Recap: Ho-Hum... Game 1.

Recap: Ho-Hum... Game 1.

A lot of you were prepared for this.  I read it in the comments here and on other hockey forums.  You kept telling yourself “After ten minutes, I’ll know which team shows up for this game.”  You were referring to the Jekyl and Hyde that is the Philadelphia Flyers.  Would the team that backed into the playoffs while losing home ice and seeming disinterested face the Penguins in Game 1 of Round 1, or would the tenacious team with 6 twenty plus goal scorers that beat the Penguins and Devils a few weeks back show up?  That answer can be derived from the 4-1 final score in favor of the Penguins.  But along with that sobering bit of bad news, there’s always a silver lining.

Truth be told, you didn’t have to wait 10 minutes to know which Flyers team was set to face the Penguins.  At 4:41 of the first period, the most hated of all Flyers killers, Sid the Kid, notched a power play goal that will be scrutinized for quite some time.  It all began with Malkin dishing a pass out front to a cutting Crosby.  Sid kicked the puck from his skate to his stick, past Biron, off the post… back off Biron and into the net. 

“Upon further review, the puck was not kicked in with a distinct kicking motion.”  This was Van-whosit-whatsits’s call that gave the Pens the early lead.  First of all, if there was no distinct kicking motion, you’re fooling yourself.  I’ve read quite a few post-game comments from Pittsburgh fans saying it was a hockey stop or it was directing, not kicking.  Crosby was KICKING the puck to his stick with the intentions of shooting the puck in.  Now, as a Flyers fan who thinks the goal wasn’t good… you’re also delusional.  While Donnie Van-Mass might have given an invalid or incorrect reason for the goal standing, word from the War-Room and further inspection gave alternative reasons for the 1-0 lead.  Some say it hit his stick “ever so gently.”  The rest of you will take notice of the puck hitting the post and then nicking off of Biron’s pad and going in.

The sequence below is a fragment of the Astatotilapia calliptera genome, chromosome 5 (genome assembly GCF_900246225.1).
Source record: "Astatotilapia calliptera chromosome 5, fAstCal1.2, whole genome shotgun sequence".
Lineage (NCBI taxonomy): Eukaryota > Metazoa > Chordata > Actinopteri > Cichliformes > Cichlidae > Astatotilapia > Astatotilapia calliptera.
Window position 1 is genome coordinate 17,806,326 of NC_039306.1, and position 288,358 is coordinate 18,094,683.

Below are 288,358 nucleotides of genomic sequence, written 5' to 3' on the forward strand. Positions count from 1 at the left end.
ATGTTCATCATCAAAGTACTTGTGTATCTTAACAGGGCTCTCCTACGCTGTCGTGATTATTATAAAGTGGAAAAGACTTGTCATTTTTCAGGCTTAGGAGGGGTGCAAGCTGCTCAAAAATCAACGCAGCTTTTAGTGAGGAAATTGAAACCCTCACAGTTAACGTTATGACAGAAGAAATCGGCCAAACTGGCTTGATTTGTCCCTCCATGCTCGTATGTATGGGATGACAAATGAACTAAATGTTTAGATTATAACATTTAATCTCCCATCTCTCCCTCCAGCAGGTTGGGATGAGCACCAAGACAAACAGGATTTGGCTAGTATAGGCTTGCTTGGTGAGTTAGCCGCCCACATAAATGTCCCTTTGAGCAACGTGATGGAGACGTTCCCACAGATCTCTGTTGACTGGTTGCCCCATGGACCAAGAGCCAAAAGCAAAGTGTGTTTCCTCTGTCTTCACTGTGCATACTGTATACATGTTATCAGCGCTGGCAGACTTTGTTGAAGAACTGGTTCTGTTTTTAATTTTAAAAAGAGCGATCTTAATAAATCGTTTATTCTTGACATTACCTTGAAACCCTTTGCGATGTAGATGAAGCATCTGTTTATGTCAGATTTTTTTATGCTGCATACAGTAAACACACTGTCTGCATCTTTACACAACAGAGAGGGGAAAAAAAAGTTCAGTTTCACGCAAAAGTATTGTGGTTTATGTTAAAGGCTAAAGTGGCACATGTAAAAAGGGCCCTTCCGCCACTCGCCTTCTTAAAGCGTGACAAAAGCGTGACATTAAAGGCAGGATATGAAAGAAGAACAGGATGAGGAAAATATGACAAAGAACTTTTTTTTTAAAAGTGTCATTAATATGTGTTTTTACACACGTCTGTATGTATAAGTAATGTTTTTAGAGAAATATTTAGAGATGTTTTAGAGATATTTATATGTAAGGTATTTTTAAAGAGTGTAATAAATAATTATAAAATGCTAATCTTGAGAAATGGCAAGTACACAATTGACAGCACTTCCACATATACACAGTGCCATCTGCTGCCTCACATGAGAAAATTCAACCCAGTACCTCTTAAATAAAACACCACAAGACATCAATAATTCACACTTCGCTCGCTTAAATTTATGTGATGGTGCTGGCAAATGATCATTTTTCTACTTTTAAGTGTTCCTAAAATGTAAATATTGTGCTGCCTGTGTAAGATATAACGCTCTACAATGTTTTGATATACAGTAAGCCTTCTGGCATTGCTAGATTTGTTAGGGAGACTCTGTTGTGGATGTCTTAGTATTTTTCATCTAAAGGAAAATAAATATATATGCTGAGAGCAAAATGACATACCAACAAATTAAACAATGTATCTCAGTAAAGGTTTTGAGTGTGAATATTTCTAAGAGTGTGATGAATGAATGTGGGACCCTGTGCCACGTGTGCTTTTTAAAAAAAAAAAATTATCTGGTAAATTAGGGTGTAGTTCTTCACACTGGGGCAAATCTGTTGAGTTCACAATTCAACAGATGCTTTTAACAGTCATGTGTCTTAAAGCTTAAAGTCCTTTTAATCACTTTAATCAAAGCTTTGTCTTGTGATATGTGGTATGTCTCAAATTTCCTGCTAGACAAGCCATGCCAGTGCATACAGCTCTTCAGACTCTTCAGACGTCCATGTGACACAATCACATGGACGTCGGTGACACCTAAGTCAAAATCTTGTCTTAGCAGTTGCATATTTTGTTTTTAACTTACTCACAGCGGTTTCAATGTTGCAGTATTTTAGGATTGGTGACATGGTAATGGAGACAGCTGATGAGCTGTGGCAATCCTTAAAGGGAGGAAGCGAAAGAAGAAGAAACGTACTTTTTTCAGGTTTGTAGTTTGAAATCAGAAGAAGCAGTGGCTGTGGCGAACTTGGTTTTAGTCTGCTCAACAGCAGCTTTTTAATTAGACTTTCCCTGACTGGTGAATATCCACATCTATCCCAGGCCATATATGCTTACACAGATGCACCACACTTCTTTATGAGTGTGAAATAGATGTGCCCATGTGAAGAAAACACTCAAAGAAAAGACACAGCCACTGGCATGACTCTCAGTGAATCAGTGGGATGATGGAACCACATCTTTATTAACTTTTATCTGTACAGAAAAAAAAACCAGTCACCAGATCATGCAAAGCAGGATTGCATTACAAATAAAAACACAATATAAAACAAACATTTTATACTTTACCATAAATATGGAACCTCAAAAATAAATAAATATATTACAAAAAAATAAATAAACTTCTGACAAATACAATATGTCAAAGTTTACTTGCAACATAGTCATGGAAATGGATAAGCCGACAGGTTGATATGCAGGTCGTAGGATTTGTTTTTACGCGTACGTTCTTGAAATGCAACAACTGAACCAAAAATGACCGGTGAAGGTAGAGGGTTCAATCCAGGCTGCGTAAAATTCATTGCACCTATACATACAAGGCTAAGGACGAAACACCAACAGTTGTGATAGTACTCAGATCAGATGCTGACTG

What may have been more controversial was the call that gave the Penguins the power play to begin with.  Aaron Asham, at the end of his shift tapped the arm of a passing Penguin and was called for hooking.  When Billy Clement says its weak, you know its weak.  But regardless, when you’re the most penalized team in the league, you gain a reputation, and all those seeds the Flyers planted during the regular season are appearing to bloom.  Despite the fact they didn’t show up till late in the first period and despite the fact they took three minor penalties, the Flyers left the 1st down by one goal.

I have to say that I was more impressed with the Penguins’ third line than the ones that were centered by the league’s top two points getters.  Staal in particular gave the Flyers fits throughout the game and skilled pest Tyler Kennedy scored on a 3 on 1 to make the score 2-0.  The second period was actually a good one for the Flyers and as it progressed it seemed the ice was slowly but surely tipping in their favor.  But a common theme of the Flyers’ season returned in the form of bad bounces and bad penalties.  Any time the team gained momentum, something would happen to force them back on their heels.  One instance in particular, a goalie interference penalty on Scott Hartnell comes to mind.  To be completely honest… I thought this one was also weak.  Hartnell crashed the net and got a decent shot off, and was shouldered into “MAF” by Kris Letang.  In retrospect, I wish Hartsy had gotten a little more bang for his buck, knowing that his team would eventually lose the game.
Mike Knuble’s attempted wrap around the boards paved the way for Pittsburgh’s third goal, basically ending the game.  The puck took a funny bounce right out in front of a bewildered Biron.  The league’s top scorer and potential MVP was there to collect it, delay, and slip a backhander into the yawning net.  This came just after the announcers had mentioned that they HADN’T mentioned Malkin’s name in forever, which further solidifies the point that both Crosby and Malkin, each with an goal and assist, didn’t have their best games.  And they didn’t need to.  Add former Flyer/current Penguin Mark Eaton’s goal for good measure, and you have a 4-0 game.